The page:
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The Calabar Come all ye dry-land sailors and listen to my song, It has only forty verses, so I won't detain you long. It's all about the history of this here British tar Who sailed as a man before the mast on board of the Calabar. Our vessel ploughed the waters of the Strabane Canal, Being under close-reefed topsails, for the glass foretold a squall, It was nor'east of the shipyard we were beating in the surf. On our way to the Carrigans Harbour with a cargo of good black turf. The Calabar was a clipper flat, copper-fastened fore and aft, Her rudder stuck out far behind, her wheel was a great big shaft, With half a gale to swell each sail, she'd make two knots an hour, Being the smartest craft on the whole canal, though only one horse-power. Our captain was a strapping youth, his height was four feet two, His eyes were black, his nose was red, his cheeks a Prussian blue, He wore a leather medal that he'd won at the China war, And his wife was pilot and passenger cook aboard of the Calabar. We started with a fav'ring gale, the weather being sublime But just right under Derry Bridge, where you can't pass two at a time, We were struck amidships by a scow that gave us a serious check, For it stove in the larboard paddle box and shattered the hurricane deck. Next day we ran short of buttermilk---it was all the captain's fault--- So the crew were laid up with scurvy, for the herrings were terrible salt. Our coloured cook said the meat was done, there wasn't a bap on the shelf; "Then we'll eat the soap," the captain cried, "let no man wash himself." While hugging the shore near Sandy Brown's, a very dangerous part, We ran bow on to a bank of mud that wasn't marked down on the chart, Then to keep the vessel from sinking and save each precious life, We heaved the cargo overboard, including the captain's wife. Then all became confusion while the stormy wind did blow, Our bo'sun slipped on an orange peel and fell in the hold below, "A pirate ship," our captain cried, "and on us she does gain; When next I go to Strabane, my boys, by Jove I'll go by train." We got our arms all ready to meet the coming foe, Our grappling irons, boarding pikes and Armstrong guns also "Turn on full speed," the captain said, "for we are sorely pressed," But the engineer replied from the bank, "The horse is doing his best." Oh, thick and fast the heroes fell, in streams the blood was spilt, Great numbers fell before they were touched, to make sure they wouldn't be kilt, At last when the enemy struck her flag, her crew being laid on their backs, We found she was another scow with a cargo of cobbler's wax. From Songs of the People, Henry RG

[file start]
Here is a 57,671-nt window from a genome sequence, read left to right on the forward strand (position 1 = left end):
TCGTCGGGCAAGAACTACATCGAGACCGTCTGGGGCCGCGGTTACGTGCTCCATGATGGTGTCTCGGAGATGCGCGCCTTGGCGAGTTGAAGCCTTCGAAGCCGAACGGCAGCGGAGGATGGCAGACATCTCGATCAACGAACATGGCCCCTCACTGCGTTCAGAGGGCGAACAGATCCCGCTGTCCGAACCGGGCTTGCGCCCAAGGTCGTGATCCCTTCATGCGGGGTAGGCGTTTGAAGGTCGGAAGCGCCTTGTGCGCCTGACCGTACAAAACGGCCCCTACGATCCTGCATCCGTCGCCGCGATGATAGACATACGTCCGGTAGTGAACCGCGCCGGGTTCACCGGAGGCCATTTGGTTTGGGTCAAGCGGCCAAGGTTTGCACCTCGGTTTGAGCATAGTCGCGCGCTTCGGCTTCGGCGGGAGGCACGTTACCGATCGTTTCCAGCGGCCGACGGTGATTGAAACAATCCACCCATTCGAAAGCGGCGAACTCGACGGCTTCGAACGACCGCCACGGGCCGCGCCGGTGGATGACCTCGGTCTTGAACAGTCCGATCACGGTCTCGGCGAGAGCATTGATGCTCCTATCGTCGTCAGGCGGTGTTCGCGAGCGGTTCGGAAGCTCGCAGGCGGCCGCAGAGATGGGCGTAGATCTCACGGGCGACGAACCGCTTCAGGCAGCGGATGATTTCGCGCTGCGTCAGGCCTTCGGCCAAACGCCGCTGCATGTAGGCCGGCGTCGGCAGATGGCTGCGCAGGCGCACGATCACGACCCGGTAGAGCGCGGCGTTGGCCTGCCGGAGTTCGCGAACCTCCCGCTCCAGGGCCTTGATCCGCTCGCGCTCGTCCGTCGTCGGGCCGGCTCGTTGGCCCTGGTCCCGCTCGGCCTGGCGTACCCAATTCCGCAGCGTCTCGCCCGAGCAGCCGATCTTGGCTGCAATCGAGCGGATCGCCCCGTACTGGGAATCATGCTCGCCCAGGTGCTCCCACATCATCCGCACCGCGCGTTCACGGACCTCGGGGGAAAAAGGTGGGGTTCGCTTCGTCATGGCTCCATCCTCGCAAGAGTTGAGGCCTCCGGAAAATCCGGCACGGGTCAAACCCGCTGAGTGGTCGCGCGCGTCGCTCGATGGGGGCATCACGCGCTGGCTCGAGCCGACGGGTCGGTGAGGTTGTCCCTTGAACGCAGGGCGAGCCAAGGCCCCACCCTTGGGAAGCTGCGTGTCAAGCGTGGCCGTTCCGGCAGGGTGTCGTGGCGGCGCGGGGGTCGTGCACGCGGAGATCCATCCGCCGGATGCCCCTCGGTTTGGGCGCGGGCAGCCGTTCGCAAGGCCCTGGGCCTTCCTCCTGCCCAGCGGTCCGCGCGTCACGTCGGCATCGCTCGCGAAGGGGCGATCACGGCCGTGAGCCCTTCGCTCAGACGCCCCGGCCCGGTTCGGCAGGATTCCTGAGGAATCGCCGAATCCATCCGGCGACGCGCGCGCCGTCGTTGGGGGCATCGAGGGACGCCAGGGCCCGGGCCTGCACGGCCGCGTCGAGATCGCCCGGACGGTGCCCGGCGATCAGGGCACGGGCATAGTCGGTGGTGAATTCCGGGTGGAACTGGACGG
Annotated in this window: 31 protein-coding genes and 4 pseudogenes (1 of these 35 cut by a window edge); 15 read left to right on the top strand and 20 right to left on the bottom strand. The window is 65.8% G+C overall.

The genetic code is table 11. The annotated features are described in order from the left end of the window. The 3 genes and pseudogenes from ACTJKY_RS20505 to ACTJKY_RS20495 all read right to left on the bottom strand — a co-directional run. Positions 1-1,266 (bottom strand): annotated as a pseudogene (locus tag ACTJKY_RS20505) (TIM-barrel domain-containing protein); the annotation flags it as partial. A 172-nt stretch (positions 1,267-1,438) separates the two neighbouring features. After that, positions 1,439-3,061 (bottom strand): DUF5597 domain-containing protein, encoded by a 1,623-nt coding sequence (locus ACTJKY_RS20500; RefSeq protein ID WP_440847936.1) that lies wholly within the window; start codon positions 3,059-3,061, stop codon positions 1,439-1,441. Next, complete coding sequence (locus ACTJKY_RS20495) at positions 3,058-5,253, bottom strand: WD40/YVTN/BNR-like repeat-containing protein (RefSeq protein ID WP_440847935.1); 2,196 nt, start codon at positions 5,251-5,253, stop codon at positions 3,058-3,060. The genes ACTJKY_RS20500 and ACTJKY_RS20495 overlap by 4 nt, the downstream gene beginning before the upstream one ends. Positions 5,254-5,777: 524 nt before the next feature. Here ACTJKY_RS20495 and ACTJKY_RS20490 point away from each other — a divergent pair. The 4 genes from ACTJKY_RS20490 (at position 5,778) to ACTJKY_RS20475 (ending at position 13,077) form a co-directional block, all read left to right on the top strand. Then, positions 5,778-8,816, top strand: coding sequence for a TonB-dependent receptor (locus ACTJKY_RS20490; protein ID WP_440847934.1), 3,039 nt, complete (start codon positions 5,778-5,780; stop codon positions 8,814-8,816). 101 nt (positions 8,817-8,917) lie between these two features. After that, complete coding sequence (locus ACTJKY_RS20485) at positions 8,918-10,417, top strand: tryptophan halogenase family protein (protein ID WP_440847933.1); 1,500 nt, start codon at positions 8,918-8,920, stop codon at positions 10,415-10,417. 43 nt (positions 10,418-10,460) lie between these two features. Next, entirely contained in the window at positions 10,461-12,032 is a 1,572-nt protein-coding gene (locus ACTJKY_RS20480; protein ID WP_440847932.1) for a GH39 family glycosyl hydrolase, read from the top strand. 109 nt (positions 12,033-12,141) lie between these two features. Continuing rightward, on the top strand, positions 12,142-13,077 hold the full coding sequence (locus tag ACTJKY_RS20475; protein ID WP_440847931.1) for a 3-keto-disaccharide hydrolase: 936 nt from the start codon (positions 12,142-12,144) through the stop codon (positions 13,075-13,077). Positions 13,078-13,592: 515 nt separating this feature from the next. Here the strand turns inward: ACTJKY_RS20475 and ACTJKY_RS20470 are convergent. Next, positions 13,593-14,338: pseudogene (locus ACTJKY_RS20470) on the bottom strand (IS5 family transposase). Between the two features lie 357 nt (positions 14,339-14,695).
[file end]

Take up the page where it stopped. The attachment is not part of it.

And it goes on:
Thanks to Mudcat for the Digital Tradition!